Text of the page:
15 posted on 04/01/2003 1:09:00 PM PST by BunnySlippers
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To: BunnySlippers
I tend to mix my vacations with business ventures so when I get somewhere I can check out the museums and the scenery but my time for free wheeling is limited. Sometimes I travel with partners and that can be a cramp on my style even if I do have a good time with them. Anyway I used to go to LA on business a couple times a year but never got to the Getty but not from lack of trying. I do have a pretty good library of art books though and so am somewhat familiar with the museums contents. I do go to the Met in NY about 10 times a year. At least there is some classical work to groove on close by.
16 posted on 04/01/2003 3:13:41 PM PST by u-89
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To: cyborg
Bump for the Roman Republic.
Republic! Republic! Republic!
17 posted on 04/01/2003 4:18:57 PM PST by Darheel (Visit the strange and wonderful.)
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To: u-89
Your welcome. I lived in Rome for several years and had an apartment with two huge ancient Roman marble columns built into the living room walls! They were the remains of a pagan temple that had stood on the site 2000 years ago and had gradually been incorporated into a medieval palazzo...which eventually became my apartment building. A distinctly Roman experience...and an unforgettable time of my life. Thanks for posting the bit about the unveiled "new" sculpture rescued from beneath the sea. Stories of discovery such as these make a nice occasional break from the heaviness of much of the political news.
18 posted on 04/01/2003 7:45:08 PM PST by ConservativeConvert
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To: u-89
Judging by the clearly human foot, I don't see why the article persists in describing the figure as a satyr.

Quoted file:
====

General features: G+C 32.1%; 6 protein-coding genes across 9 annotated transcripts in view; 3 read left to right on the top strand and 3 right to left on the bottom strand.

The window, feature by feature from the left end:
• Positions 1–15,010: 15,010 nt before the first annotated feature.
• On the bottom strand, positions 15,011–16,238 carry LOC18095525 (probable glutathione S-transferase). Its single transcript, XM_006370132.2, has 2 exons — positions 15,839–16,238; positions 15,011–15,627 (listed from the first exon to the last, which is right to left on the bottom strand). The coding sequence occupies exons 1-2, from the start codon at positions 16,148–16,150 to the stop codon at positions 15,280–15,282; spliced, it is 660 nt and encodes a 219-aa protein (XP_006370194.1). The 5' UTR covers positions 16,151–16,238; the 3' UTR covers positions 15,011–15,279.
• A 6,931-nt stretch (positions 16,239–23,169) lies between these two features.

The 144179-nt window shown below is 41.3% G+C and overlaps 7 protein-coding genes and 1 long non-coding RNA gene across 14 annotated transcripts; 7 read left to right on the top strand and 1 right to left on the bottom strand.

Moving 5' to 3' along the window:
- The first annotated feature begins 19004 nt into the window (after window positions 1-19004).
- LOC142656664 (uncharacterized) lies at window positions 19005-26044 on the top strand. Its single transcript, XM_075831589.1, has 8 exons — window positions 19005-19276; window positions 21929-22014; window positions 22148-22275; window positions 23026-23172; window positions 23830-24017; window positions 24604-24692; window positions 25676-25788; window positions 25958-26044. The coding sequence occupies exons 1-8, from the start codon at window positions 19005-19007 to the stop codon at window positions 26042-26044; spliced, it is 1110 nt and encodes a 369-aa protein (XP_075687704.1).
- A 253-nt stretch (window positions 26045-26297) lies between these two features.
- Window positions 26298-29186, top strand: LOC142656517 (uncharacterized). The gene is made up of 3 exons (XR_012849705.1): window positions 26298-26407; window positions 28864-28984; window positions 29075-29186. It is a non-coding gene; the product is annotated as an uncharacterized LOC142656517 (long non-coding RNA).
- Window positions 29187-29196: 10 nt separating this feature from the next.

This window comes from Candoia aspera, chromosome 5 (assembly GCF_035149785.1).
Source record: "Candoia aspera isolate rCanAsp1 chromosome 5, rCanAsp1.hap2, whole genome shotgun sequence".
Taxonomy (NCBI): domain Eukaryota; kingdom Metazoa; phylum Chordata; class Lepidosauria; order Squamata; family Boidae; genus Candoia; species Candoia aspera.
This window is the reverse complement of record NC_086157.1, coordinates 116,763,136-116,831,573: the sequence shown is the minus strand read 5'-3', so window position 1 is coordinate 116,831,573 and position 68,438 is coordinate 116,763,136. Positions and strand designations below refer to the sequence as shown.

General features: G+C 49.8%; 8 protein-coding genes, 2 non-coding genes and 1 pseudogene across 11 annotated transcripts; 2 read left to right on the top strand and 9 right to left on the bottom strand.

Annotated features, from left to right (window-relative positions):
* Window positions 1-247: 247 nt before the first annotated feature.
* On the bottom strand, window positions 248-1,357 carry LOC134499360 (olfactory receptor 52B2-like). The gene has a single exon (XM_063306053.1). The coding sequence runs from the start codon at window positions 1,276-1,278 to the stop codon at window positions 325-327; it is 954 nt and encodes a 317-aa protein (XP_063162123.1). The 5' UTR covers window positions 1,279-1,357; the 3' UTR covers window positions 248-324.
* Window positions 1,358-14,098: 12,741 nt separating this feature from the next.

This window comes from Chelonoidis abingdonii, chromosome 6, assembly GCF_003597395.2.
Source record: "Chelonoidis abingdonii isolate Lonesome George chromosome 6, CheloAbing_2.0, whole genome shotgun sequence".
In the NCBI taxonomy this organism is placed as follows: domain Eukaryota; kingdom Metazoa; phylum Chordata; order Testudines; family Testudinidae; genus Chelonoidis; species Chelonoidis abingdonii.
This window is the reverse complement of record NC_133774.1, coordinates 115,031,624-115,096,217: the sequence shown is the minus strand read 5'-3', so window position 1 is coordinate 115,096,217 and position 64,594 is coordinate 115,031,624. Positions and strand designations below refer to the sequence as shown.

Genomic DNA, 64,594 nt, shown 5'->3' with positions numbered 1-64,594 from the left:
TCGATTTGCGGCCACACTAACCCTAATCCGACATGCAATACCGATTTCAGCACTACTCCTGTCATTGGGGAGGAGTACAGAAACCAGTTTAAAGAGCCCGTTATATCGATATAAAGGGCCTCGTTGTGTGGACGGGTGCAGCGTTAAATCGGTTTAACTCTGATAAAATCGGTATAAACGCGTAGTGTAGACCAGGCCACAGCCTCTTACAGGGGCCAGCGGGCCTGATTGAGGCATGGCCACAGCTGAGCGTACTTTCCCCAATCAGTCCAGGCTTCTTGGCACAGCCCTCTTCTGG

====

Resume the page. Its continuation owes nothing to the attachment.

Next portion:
19 posted on 04/01/2003 7:51:34 PM PST by Romulus
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To: BunnySlippers
The authorities in Pompeii have recently announced that the long buried Villa of the Papyri at Herculaneum - which is believed to contain a tantalizing “lost library” of Latin and Greek poetic and philosophical masterpieces - will be opened to the public for the first time since it was entombed in mud and lava. The villa, which had suffered from neglect over the years due partly to the sporadic nature of its excavation, will be open to visitors by arrangement only in groups of 25 on weekend mornings. The villa belonged to Lucius Calpurnius Piso (the father-in-law of Julius Caesar) and occupied an area of 30,000sq ft overlooking the sea. Considered one of the most magnificent villas of the Roman world, it was “recreated” in the 1970s to house the classical collections of the J. Paul Getty Museum at Malibu, which is a replica of how the villa is thought to have looked. Like Pompeii nearby, the villa was overwhelmed when Mount Vesuvius erupted in AD 79. Whereas Pompeii was preserved under layers of ash - and therefore easier to excavate - the Villa of the Papyri is buried in volcanic rock formed by the solidified mud that engulfed it. The villa was first discovered in the 18th century by tunnelers exploring a well shaft. Many of the finest ancient bronzes on display at the National Archaeological Museum in Naples came from this site. More of it came to light a decade ago when modern archaeologists drove a crater 100 ft. deep into the rock. The crater, however, is vulnerable to flooding and scholars disagree over the high cost and feasibility of digging through the rock in search of a treasure that may or may not be there. The difficulties are compounded by the fact that much of the villa now lies beneath modern housing. The villa takes its name from the nearly 2,000 papyrus scrolls that have come to light since the first dig in 1752 – most of which have been painstakingly unrolled. They have proven to consist largely of the works of the Greek Epicurean philosopher Philodemus, who lived at Piso’s seaside villa and enjoyed his patronage. Scholars continue to speculate, however, about the possible existence of priceless lost works by Plato or Aristotle, which may be awaiting discovery...